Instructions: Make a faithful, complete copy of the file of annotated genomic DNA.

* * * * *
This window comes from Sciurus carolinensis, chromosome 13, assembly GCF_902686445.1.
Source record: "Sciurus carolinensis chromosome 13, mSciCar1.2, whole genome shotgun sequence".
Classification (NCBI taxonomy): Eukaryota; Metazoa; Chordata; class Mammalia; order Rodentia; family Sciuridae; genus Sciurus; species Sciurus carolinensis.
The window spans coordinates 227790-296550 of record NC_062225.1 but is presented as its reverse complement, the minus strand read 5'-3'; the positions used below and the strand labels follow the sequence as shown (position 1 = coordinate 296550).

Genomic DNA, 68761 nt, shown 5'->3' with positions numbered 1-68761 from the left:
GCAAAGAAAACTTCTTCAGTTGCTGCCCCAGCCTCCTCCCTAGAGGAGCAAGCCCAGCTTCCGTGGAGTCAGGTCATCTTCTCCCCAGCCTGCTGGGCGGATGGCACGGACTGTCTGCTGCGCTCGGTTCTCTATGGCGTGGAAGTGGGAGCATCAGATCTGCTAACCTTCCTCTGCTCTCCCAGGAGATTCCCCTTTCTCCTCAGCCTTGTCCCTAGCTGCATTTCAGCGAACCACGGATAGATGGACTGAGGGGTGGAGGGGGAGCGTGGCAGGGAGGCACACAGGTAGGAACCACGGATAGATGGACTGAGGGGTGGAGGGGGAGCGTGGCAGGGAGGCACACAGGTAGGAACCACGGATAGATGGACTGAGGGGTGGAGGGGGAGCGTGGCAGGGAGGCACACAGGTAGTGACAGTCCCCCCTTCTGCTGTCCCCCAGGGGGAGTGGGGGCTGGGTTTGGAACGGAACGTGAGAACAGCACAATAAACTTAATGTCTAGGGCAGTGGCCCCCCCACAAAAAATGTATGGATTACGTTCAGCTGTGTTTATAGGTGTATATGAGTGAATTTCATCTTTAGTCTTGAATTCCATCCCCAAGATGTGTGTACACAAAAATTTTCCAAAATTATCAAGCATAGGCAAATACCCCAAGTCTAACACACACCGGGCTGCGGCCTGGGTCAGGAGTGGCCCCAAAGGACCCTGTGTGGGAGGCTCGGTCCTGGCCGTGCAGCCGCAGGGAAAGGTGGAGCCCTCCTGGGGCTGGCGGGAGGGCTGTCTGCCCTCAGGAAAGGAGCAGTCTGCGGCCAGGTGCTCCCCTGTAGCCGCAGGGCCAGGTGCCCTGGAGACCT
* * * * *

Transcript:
This window comes from Sciurus carolinensis, chromosome 13, assembly GCF_902686445.1.
Source record: "Sciurus carolinensis chromosome 13, mSciCar1.2, whole genome shotgun sequence".
Classification (NCBI taxonomy): Eukaryota; Metazoa; Chordata; class Mammalia; order Rodentia; family Sciuridae; genus Sciurus; species Sciurus carolinensis.
The window spans coordinates 227790-296550 of record NC_062225.1 but is presented as its reverse complement, the minus strand read 5'-3'; the positions used below and the strand labels follow the sequence as shown (position 1 = coordinate 296550).

Genomic DNA, 68761 nt, shown 5'->3' with positions numbered 1-68761 from the left:
GCAAAGAAAACTTCTTCAGTTGCTGCCCCAGCCTCCTCCCTAGAGGAGCAAGCCCAGCTTCCGTGGAGTCAGGTCATCTTCTCCCCAGCCTGCTGGGCGGATGGCACGGACTGTCTGCTGCGCTCGGTTCTCTATGGCGTGGAAGTGGGAGCATCAGATCTGCTAACCTTCCTCTGCTCTCCCAGGAGATTCCCCTTTCTCCTCAGCCTTGTCCCTAGCTGCATTTCAGCGAACCACGGATAGATGGACTGAGGGGTGGAGGGGGAGCGTGGCAGGGAGGCACACAGGTAGGAACCACGGATAGATGGACTGAGGGGTGGAGGGGGAGCGTGGCAGGGAGGCACACAGGTAGGAACCACGGATAGATGGACTGAGGGGTGGAGGGGGAGCGTGGCAGGGAGGCACACAGGTAGTGACAGTCCCCCCTTCTGCTGTCCCCCAGGGGGAGTGGGGGCTGGGTTTGGAACGGAACGTGAGAACAGCACAATAAACTTAATGTCTAGGGCAGTGGCCCCCCCACAAAAAATGTATGGATTACGTTCAGCTGTGTTTATAGGTGTATATGAGTGAATTTCATCTTTAGTCTTGAATTCCATCCCCAAGATGTGTGTACACAAAAATTTTCCAAAATTATCAAGCATAGGCAAATACCCCAAGTCTAACACACACCGGGCTGCGGCCTGGGTCAGGAGTGGCCCCAAAGGACCCTGTGTGGGAGGCTCGGTCCTGGCCGTGCAGCCGCAGGGAAAGGTGGAGCCCTCCTGGGGCTGGCGGGAGGGCTGTCTGCCCTCAGGAAAGGAGCAGTCTGCGGCCAGGTGCTCCCCTGTAGCCGCAGGGCCAGGTGCCCTGGAGACCT